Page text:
When he crept out of the alley, Christ was glowing white against the darkening sky behind him, lit by spotlights at his feet. I saw that, he imagined the statue saying. His mother was religious and was always reminding him that Jesus and the Virgin Mary saw everything he did. His father still made offerings to his ancestors. Carlito didn’t know what to believe, but he blushed anyway and turned his back from that embrace and continued to make his way towards the stadium.

At the bottom of the hill, he stopped and rubbed his throbbing knees while everyone else around him crossed at the intersection. His chest was feeling tight, so he reached into his bag for his inhaler, only it wasn’t there. He wiggled his hand through the folds of the extra shirt, the Jamaican flag he’d bought from a roadside vendor, between the plastic covers of his books and the cold tin of his pencil case. Panic crept up on him and said “Boo” in his ear. He put a hand to his chest, forced himself to breath. His throat was a broken squeeze toy, a high, airy whistle squeaking from his mouth. He closed his eyes and imagined himself walking into the stadium, flooded with light, and finding a seat.

“One zero seven,” Carlito said. He would sit in it, rest, relax, and watch Bolt stamp his footprints across history once again. Maybe he would buy a chicken coxinha. No, he thought as he smelled the pastéis deep-frying in a stand to his right. He would eat now. He pulled the ball of money out of his pocket and counted it, did the math in his head. He didn’t have enough for meat.

“One pastéis, please. Cheese,” he said.

The woman looked at him curiously while she reached into the warmer and pulled the crisp pastry out, sliding it into a brown paper bag and handing it to Carlito. He traded bills with her for clinking coins and turned to the street again when he noticed the little girl in the pink dress standing behind a man on the other side. They stood by a yellow streetlamp under a tangle of electric wires that hummed so loudly Carlito could hear them from where he stood. A bicycle was leaning on the man’s hip as he talked with a cigarette vendor. The girl didn’t notice Carlito, but was looking at the grey cat instead, still dragging the uneaten fish across the street.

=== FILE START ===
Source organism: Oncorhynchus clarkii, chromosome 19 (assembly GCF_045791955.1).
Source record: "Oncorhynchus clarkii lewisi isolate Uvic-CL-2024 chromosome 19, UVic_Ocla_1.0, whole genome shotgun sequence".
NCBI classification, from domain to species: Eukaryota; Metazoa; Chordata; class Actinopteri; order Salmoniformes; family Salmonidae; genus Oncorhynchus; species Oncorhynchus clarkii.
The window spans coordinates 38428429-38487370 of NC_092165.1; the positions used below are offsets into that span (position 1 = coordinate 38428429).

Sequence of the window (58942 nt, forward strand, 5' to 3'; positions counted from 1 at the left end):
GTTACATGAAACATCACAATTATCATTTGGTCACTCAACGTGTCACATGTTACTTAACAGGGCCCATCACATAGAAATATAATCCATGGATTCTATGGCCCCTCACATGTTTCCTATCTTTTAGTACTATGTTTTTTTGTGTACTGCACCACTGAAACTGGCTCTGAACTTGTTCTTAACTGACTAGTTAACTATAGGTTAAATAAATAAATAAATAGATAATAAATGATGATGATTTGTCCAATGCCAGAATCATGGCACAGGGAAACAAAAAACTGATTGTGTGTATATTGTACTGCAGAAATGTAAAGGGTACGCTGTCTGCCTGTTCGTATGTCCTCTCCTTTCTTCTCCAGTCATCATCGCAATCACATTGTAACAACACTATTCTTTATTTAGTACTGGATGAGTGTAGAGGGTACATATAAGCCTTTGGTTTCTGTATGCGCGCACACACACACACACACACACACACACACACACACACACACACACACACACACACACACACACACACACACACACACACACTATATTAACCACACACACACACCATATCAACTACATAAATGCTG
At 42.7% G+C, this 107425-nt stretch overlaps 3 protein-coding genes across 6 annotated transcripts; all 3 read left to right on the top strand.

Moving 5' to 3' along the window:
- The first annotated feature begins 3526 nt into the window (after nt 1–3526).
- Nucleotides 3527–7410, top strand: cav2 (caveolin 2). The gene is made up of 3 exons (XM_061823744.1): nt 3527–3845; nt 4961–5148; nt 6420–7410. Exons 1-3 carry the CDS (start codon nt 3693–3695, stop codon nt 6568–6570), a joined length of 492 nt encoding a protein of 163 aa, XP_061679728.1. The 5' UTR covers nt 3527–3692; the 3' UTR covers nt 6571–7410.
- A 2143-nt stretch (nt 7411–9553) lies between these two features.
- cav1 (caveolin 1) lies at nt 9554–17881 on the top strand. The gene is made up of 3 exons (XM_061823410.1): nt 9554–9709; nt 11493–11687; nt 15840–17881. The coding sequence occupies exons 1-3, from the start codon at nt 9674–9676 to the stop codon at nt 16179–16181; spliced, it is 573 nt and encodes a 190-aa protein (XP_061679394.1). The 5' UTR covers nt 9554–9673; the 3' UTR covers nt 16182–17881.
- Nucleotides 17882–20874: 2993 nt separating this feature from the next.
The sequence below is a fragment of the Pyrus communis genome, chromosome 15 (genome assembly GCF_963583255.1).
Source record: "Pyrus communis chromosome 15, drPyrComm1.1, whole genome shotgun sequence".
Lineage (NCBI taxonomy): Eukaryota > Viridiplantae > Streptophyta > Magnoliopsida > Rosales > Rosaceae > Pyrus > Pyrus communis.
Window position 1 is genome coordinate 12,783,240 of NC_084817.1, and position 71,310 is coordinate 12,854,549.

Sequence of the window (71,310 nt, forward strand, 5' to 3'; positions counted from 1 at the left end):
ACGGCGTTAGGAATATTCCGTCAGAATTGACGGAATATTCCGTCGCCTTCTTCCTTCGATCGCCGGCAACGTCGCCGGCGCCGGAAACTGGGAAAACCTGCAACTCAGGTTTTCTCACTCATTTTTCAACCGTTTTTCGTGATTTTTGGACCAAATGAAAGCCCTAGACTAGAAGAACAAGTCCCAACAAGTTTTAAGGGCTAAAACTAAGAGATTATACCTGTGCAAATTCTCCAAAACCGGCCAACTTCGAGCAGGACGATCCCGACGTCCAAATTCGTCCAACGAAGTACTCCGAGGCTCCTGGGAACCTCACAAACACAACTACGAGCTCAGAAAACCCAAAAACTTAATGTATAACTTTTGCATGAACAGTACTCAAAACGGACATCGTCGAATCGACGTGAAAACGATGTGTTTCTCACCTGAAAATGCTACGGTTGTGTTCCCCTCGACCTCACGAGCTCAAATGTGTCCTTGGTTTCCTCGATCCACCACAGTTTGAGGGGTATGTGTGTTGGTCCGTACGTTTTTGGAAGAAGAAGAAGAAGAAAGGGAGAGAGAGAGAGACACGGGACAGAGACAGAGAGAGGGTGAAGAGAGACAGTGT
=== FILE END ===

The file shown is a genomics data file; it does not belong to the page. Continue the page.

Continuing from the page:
He must have very strong jaws, Carlito thought. Then he wondered if it was even a boy cat.

The girl in the pink dress didn’t care about that. She left the back wheel of the bike and raced into the road to catch the cat. It hissed and darted back, dropping the fish in a trail of pieces and disappearing between Carlito’s legs as he held the pastéis frozen in front of his open mouth. The girl beamed a triumphant gap-toothed smile and knelt down to pick up the pieces of the fish when Carlito heard blaring samba music and saw the nose of the blue papaya truck swing into the intersection on their left.

Folded up in the shadow of the wires on the road, Carlito knew the girl was invisible. He shouted at her, but she couldn’t hear him. People turned to see what the boy with the pastéis was yelling about, but the papaya truck didn’t even have its headlights on, so no one noticed the girl.

Carlito was too far away. He watched helplessly from the sidewalk. Then a gunshot up the hill drew everyone’s attention off of him. The drug gangs, Carlito thought, I have to get out of here. He couldn’t look away, though.

He knew he was too slow and too far. He was already out of breath. He was not a runner, but without meaning to, Carlito swiped the pastéis from his head to his chest, then his left to right shoulder, leaving oil and flakes of the crust on his shirt and chin. “Go,” he said to himself. “Go,” huffing into the street.

He was only a fat boy pretending. It was stupid to think that he could just lace up his shoes and call himself Usain Bolt. In all the jogging and fumbling around he had ever done, he’d never felt the wind on his face, only the heat from his wheezing chest.

“Go!” he tried to scream, whether to himself or the girl, he didn’t know, but a crocodile’s jaw clamped shut around his lungs.

He’d never even finished a race.

He stumbled, feeling the last puff of air escape from his nostrils, and reached for the ground. He glanced up as he fell and saw the eyes of the girl staring at him from the shadow. She had the pieces of the fish folded in her hands.